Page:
Overfitting occurs when you achieve a good fit of your model on the training data, but it does not generalize well on new, unseen data. In other words, the model learned patterns specific to the training data, which are irrelevant in other data.

We can identify overfitting by looking at validation metrics like loss or accuracy. Usually, the validation metric stops improving after a certain number of epochs and begins to decrease afterward. The training metric continues to improve because the model seeks to find the best fit for the training data.

There are several manners in which we can reduce overfitting in deep learning models. The best option is to get more training data. Unfortunately, in real-world situations, you often do not have this possibility due to time, budget, or technical constraints.

Another way to reduce overfitting is to lower the capacity of the model to memorize the training data. As such, the model will need to focus on the relevant patterns in the training data, which results in better generalization. In this post, we’ll discuss three options to achieve this.

Set up the project

We start by importing the necessary packages and configuring some parameters. We will use Keras to fit the deep learning models. The training data is the Twitter US Airline Sentiment data set from Kaggle.

# Basic packages
import pandas as pd 
import numpy as np
import re
import collections
import matplotlib.pyplot as plt
from pathlib import Path
# Packages for data preparation
from sklearn.model_selection import train_test_split
from nltk.corpus import stopwords
from keras.preprocessing.text import Tokenizer
from keras.utils.np_utils import to_categorical
from sklearn.preprocessing import LabelEncoder
# Packages for modeling
from keras import models
from keras import layers
from keras import regularizers
NB_WORDS = 10000  # Parameter indicating the number of words we'll put in the dictionary
NB_START_EPOCHS = 20  # Number of epochs we usually start to train with
BATCH_SIZE = 512  # Size of the batches used in the mini-batch gradient descent
MAX_LEN = 20  # Maximum number of words in a sequence
root = Path('../')
input_path = root / 'input/' 
ouput_path = root / 'output/'
source_path = root / 'source/'

Some helper functions

We will use some helper functions throughout this post.

def deep_model(model, X_train, y_train, X_valid, y_valid):
    Function to train a multi-class model. The number of epochs and 
    batch_size are set by the constants at the top of the
        model : model with the chosen architecture
        X_train : training features
        y_train : training target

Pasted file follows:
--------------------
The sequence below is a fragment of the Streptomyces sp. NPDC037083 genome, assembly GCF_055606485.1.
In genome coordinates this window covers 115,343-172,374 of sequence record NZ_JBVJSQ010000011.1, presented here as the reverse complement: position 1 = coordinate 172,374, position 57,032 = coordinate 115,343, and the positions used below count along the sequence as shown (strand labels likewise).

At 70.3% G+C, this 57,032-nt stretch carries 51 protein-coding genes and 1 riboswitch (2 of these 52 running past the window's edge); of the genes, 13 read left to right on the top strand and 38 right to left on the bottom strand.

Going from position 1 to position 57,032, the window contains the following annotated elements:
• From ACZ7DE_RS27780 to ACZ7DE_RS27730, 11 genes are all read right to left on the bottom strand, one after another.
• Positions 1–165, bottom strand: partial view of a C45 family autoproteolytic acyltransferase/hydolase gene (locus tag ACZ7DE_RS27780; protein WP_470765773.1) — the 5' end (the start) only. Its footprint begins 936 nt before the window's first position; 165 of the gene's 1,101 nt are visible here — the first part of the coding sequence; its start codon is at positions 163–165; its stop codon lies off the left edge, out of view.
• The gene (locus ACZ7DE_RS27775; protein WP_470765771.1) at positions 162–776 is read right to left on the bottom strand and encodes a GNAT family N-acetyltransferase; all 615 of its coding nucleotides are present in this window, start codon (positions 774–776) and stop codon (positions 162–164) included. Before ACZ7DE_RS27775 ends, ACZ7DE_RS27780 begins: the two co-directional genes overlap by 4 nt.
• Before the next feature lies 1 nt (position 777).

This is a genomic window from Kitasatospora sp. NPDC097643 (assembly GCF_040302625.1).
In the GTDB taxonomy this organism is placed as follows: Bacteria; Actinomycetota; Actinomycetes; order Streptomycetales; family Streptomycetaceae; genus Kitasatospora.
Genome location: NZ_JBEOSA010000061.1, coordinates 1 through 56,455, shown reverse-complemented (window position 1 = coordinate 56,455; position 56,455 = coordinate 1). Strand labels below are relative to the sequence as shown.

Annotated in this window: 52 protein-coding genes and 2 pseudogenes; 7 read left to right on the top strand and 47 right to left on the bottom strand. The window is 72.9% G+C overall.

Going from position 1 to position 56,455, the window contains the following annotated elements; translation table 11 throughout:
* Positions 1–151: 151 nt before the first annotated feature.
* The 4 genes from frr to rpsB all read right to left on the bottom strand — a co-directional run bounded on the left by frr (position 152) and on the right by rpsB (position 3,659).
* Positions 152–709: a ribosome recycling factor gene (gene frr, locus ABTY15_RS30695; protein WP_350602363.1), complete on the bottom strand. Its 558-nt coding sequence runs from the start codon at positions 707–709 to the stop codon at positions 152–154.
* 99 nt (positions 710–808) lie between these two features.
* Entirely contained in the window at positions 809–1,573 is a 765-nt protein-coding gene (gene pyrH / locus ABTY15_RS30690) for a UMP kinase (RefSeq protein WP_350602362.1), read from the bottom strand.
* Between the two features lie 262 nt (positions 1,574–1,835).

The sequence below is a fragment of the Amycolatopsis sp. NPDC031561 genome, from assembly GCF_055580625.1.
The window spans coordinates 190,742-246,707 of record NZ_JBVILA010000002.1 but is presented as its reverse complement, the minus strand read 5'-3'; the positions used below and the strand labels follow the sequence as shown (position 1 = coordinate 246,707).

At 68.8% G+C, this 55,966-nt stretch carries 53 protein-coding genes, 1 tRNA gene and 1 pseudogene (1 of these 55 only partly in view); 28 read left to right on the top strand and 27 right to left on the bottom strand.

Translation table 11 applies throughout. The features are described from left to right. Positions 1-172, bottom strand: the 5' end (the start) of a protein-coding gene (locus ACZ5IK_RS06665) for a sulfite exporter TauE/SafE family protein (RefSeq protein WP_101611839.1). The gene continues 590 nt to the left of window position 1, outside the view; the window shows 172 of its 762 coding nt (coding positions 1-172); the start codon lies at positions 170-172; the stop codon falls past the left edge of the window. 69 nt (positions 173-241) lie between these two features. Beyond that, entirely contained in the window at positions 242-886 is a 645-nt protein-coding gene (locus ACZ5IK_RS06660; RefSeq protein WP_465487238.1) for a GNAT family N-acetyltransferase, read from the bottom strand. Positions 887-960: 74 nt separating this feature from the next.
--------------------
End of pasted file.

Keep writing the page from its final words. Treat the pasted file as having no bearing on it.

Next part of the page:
X_valid : validation features
        Y_valid : validation target
        model training history
                  , loss='categorical_crossentropy'
                  , metrics=['accuracy'])
    history = model.fit(X_train
                       , y_train
                       , epochs=NB_START_EPOCHS
                       , batch_size=BATCH_SIZE
                       , validation_data=(X_valid, y_valid)
                       , verbose=0)
    return history
def eval_metric(model, history, metric_name):
    Function to evaluate a trained model on a chosen metric. 
    Training and validation metric are plotted in a
    line chart for each epoch.
        history : model training history
        metric_name : loss or accuracy
        line chart with epochs of x-axis and metric on
    metric = history.history[metric_name]
    val_metric = history.history['val_' + metric_name]
    e = range(1, NB_START_EPOCHS + 1)
    plt.plot(e, metric, 'bo', label='Train ' + metric_name)
    plt.plot(e, val_metric, 'b', label='Validation ' + metric_name)
    plt.xlabel('Epoch number')
    plt.title('Comparing training and validation ' + metric_name + ' for ' + model.name)
def test_model(model, X_train, y_train, X_test, y_test, epoch_stop):
    Function to test the model on new data after training it
    on the full training data with the optimal number of epochs.
        model : trained model
        X_train : training features
        y_train : training target
        X_test : test features
        y_test : test target
        epochs : optimal number of epochs
        test accuracy and test loss
              , y_train
              , epochs=epoch_stop
              , batch_size=BATCH_SIZE
              , verbose=0)
    results = model.evaluate(X_test, y_test)
    print('Test accuracy: {0:.2f}%'.format(results[1]*100))
    return results
def remove_stopwords(input_text):
    Function to remove English stopwords from a Pandas Series.
        input_text : text to clean
        cleaned Pandas Series 
    stopwords_list = stopwords.words('english')
    # Some words which might indicate a certain sentiment are kept via a whitelist
    whitelist = ["n't", "not", "no"]
    words = input_text.split() 
    clean_words = [word for word in words if (word not in stopwords_list or word in whitelist) and len(word) > 1] 
    return " ".join(clean_words) 
def remove_mentions(input_text):
    Function to remove mentions, preceded by @, in a Pandas Series
        input_text : text to clean
        cleaned Pandas Series 
    return re.sub(r'@\w+', '', input_text)
def compare_models_by_metric(model_1, model_2, model_hist_1, model_hist_2, metric):
    Function to compare a metric between two models 
        model_hist_1 : training history of model 1